In an over domesticated, furiously ‘civilised’ world, our wildish self must have rhythms of tranquillity and solitude. Periodically, we must journey to remote, rough places in order to restore instinct.

Each year, I travel to Iona, a tiny island in the Inner Hebrides off the western coast of Scotland for a creative writing retreat. Iona is ancient. Many early Kings of Scotland are buried there in a large grassy mound next to the tiny church of St Oran. It is a place of stunning natural beauty.

I adore the raging wind and sideways driving rain, sweeping and rinsing my tired mind and heart and ran my hands over rough, coarse volcanic rocks as if to soak up strength and marvelled at their timelessness. Some of the rock on Iona is 2,900 million years old. If you lack perspective and things are weighing you down, reflect on that.

Close to Iona is Staffa, a large uninhabited 50 million year old rock comprised entirely of a hexagonal structure similar to the columns of the Giant’s Causeway in Ireland. As the little ferry boat powers along through the choppy waves, within an hour, Staffa’s head pops up like a huge souffle in the middle of the Atlantic Ocean. Famous for Fingal’s Cave, I sit deep in its mouth and rejoice in the orchestral sounds of the sea eternally gushing in and out. And I am in utter awe of the power of Nature.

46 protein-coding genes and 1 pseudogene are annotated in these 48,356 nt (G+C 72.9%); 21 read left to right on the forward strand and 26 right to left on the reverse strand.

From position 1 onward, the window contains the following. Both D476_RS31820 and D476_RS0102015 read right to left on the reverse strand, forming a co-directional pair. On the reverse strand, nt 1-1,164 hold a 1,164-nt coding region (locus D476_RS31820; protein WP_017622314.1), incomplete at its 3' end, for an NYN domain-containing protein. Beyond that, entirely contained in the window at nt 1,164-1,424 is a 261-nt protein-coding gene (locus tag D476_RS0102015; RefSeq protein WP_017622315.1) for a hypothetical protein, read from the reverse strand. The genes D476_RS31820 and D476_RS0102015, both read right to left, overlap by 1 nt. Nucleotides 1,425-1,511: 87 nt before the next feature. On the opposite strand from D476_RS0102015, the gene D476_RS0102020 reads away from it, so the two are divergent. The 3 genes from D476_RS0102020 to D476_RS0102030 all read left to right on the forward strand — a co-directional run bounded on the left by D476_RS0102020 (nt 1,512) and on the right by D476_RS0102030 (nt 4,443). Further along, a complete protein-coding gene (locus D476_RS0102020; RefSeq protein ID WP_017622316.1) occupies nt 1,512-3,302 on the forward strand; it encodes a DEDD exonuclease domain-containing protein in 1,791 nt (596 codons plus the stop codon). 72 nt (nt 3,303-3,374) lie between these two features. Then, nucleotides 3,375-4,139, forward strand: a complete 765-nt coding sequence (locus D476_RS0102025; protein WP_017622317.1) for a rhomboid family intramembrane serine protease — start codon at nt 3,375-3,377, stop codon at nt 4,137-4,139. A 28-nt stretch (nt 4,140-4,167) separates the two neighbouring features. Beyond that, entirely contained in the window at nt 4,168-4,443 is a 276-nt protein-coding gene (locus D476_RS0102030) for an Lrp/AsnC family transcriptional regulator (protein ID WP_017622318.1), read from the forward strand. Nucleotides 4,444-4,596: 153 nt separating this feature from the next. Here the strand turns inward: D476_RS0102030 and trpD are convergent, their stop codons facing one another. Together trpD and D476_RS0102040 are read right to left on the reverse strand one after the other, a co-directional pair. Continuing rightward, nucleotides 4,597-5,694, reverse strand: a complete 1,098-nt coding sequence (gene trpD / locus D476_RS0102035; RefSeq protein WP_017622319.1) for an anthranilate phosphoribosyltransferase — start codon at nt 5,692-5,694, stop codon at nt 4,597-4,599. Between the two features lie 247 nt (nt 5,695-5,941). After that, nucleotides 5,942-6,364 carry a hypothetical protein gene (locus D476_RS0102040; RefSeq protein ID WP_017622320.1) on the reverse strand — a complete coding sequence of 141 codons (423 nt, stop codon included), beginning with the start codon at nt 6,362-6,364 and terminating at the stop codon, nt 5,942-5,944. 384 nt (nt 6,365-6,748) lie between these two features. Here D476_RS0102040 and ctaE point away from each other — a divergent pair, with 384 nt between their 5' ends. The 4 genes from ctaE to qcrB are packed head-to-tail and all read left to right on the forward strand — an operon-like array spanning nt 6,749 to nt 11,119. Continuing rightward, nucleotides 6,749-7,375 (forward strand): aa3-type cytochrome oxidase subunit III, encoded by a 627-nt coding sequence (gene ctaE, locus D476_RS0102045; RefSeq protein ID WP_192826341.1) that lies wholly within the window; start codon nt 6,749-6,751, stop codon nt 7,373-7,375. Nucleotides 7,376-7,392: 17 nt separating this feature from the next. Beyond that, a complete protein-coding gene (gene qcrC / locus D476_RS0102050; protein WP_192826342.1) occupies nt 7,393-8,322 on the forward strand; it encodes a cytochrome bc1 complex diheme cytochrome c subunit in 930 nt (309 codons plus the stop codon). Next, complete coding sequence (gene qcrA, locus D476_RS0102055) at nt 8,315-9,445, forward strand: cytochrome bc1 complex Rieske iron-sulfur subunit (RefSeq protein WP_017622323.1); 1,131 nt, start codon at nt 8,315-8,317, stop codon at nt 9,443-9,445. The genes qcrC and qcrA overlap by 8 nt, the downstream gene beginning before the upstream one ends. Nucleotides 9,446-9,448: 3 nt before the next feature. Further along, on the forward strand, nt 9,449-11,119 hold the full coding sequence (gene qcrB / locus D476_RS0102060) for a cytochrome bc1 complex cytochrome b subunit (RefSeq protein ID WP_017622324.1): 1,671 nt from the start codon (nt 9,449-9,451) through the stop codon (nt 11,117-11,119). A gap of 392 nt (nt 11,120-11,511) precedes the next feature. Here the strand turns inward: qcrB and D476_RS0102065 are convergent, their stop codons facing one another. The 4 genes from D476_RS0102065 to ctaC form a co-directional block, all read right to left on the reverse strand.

In a transitory, disposable world of instant gratification, it is deeply nourishing to rest in wild untouched places. In the dark womb of the ancient Celtic rocks of Iona, I find my feet to be solid and my place affirmed in the natural order of things.

Questions for Contemplation:

Where are your places of true rest?
Where do you find solidity and strength?
How do you use Nature to reconnect with your wildish self?

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